Disabled people are extremely fearful about the looming 20 percent energy bill rise that is set to come into effect from April. Despite gas prices falling to pre-Ukraine war levels, the Government’s energy price guarantee, which currently caps bills at £2,500 for households with typical energy use, will rise by £500 in April.
Fuel poverty charities have warned the change could see the number of Britons living in fuel poverty rise to more than eight million.
Meanwhile, the £400 energy bill winter discount will also end in a double-whammy blow for households forking out record amounts to keep their power running.
While many are worried by the declining level of state support, it is of a particular concern for society’s most vulnerable, and disabled people are hard hit.
Stephen Walker from Leeds, relies on a powered feeding line for survival and he runs it for up to 15 hours every day. But the energy crisis has left him paying more than four times the usual amount for electricity this year compared with 2022.
He told BBC News that current energy price guarantee is “what’s keeping me alive”.
Disability campaigner Jan Sergeant, who has Parkinson’s disease, said her energy bill in January cost nearly £400.
She told the BBC: “It was cold. I can’t function if I’m cold. My body seizes up, I can’t move, I suffer incredible pain, that is the impact of the cold on people with Parkinson’s.”
Ms Sergeant said she has spoken with a group of MPs about the impact of rising energy costs on people with disabilities.
There are currently no specific gas and electricity discounts for disabled people apart from the Disability cost of living payment. This offers money off for those using and charging medical and disability equipment at home.
While Chancellor Jeremy Hunt has previously said state support for household energy bills can’t last forever, he has indicated that a system involving a more targeting approach could follow.
Campaigners proposed support for low income households and the one in four older disabled people living in cold homes. More than 90 charities and non-profit organisations lobbied Mr Hunt, urging him to consider implementing such a measure.
Caroline Abrahams, Charity Director at Age UK, said: “Imagine having to choose between staying warm, feeding your family, or powering essential medical equipment. This is the reality for increasing numbers of older and disabled households across the country.
“Older people are struggling to get by now, and that’s before another energy price increase comes their way in a few months’ time. Many will simply not be able to cope with further price rises and we’re extremely concerned their health and wellbeing will pay the price.
“There needs to be much more protection for those who have no other means of paying such extortionate energy costs. The Government must introduce a social tariff for the energy market whilst prices are so high, and ensure we never face a crisis like this again.”
Elon Musk issues ‘WW3’ warning after dealing Ukraine blow with ban [REPORT]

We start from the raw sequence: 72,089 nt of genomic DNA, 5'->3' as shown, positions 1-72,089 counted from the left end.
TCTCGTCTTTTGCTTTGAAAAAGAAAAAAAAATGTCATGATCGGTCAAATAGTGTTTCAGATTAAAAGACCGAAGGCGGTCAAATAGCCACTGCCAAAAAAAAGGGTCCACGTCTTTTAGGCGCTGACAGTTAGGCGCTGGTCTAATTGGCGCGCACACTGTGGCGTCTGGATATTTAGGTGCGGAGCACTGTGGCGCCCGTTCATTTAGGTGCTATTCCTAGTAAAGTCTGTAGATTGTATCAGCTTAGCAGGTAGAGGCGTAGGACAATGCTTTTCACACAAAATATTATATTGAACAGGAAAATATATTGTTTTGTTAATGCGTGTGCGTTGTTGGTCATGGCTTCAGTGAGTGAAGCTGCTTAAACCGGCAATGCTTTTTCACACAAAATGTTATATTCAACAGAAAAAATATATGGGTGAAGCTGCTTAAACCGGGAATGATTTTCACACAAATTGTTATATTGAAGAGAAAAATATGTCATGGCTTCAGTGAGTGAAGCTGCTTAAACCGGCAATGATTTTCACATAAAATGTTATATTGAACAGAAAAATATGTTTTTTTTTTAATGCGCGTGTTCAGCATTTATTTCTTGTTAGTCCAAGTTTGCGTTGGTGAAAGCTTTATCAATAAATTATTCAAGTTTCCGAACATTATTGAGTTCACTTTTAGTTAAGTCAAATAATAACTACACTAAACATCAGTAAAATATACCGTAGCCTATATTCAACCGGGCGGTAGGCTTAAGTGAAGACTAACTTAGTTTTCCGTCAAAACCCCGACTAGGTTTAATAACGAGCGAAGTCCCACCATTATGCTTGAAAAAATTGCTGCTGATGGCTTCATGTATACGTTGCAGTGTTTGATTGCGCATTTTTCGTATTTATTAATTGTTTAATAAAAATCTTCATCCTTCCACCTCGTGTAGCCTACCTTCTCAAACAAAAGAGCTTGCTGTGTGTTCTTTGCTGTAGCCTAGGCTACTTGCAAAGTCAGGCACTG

Man unearths family’s buried treasure from WW2 after following map [REPORT]
Sunak urged to unlock UK microchip revolution [INSIGHT]
James Taylor, Director of Strategy at disability equality charity Scope, said:“Astronomical energy bills are pushing disabled people to the brink.
“Our helpline has been inundated with calls from disabled people whose bills have doubled or even quadrupled in a year. Prices will rise again this April but disabled families have nothing left to cut back on.
They can’t turn off vital, life-saving equipment and budgets can’t stretch any further. The Government must introduce a social tariff – a discounted energy rate – for disabled people before it’s too late.”
In response, industry regulator Ofgem highlighted the need for more targeted support, such as via a social tariff for more vulnerable customers.
Its Chief Executive Jonathan Brearley said: “Often the root cause of people falling into debt is that even with the extensive government support available, millions of households are struggling to pay their bills.
“While the price cap has been effective in preventing customers from being charged more than they should, it does not provide a means to ensure vulnerable customers and those on low incomes can afford the energy they need when prices are so high.
“That is why we think there is a case for examining, with urgency, the feasibility of a social tariff, or other similarly targeted support, to customers in the most vulnerable situations.”
A spokesperson from the Department for Energy Security and Net Zero spokesperson said Mr Hunt announced cost of living payments for people with disabilities and an increase in benefits in line with inflation from April.
The spokesperson said: “We know this is a difficult time for families, which is why the Government has covered around half of the typical household’s energy bill this winter, and by the end of June the Energy Price Guarantee will have saved a typical household in Great Britain around £1,000 since it began in October.
“The cost of energy has already been falling and we expect this to drop further over the coming months, which we fully expect suppliers to pass onto their customers.”
Source: Read Full Article